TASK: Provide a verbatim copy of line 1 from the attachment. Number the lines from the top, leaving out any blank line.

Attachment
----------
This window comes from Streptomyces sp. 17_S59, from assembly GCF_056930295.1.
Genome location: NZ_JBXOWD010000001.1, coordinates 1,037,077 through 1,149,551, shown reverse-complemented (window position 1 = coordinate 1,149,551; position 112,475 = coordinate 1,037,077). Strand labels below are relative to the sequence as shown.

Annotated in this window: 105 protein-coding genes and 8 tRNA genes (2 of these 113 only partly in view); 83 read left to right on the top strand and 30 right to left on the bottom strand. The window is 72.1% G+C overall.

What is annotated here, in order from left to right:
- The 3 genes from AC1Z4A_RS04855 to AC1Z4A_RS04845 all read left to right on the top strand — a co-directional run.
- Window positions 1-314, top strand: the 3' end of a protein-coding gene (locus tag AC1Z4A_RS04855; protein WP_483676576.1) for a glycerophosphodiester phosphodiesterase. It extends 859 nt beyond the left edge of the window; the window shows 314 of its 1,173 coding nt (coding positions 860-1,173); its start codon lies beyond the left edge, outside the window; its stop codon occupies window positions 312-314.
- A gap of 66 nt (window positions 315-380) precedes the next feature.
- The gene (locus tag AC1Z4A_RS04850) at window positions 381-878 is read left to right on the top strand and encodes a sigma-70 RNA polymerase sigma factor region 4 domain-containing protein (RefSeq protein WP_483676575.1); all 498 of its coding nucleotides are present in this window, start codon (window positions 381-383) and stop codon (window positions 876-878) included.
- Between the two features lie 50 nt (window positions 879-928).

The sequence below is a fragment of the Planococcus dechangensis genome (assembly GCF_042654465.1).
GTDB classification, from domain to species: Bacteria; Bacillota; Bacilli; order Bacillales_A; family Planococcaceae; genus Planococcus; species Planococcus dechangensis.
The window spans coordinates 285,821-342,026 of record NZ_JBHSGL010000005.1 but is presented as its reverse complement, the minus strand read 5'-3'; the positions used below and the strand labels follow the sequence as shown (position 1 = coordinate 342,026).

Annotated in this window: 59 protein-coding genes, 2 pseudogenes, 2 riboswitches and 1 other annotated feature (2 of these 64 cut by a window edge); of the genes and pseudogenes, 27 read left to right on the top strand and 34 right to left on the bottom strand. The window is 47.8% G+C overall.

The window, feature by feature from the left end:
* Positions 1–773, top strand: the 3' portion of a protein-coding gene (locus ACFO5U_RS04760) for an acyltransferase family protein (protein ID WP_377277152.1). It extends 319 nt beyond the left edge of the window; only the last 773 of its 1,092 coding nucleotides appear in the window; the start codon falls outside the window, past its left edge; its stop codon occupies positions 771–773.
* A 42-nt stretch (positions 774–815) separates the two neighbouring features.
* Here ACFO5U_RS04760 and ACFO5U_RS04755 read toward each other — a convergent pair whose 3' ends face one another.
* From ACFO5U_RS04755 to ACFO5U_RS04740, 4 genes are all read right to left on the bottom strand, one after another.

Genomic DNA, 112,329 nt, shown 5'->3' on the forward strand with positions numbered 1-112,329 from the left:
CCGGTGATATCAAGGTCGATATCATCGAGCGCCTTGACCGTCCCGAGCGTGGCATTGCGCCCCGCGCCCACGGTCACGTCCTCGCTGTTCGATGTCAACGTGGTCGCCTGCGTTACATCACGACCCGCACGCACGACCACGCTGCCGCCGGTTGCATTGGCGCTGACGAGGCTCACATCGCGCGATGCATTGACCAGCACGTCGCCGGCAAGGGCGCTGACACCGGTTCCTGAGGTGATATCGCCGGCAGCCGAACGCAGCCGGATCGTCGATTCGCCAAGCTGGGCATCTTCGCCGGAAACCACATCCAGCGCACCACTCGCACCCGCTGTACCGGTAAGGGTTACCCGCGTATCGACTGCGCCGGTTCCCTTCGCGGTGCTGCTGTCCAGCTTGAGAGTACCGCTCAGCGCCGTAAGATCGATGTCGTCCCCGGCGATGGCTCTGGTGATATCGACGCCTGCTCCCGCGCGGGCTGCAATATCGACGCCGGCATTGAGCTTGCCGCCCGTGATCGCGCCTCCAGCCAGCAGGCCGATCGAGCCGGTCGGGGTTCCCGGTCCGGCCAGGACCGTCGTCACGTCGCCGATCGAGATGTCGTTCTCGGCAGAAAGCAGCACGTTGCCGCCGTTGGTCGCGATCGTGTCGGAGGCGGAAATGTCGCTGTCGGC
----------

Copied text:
This window comes from Streptomyces sp. 17_S59, from assembly GCF_056930295.1.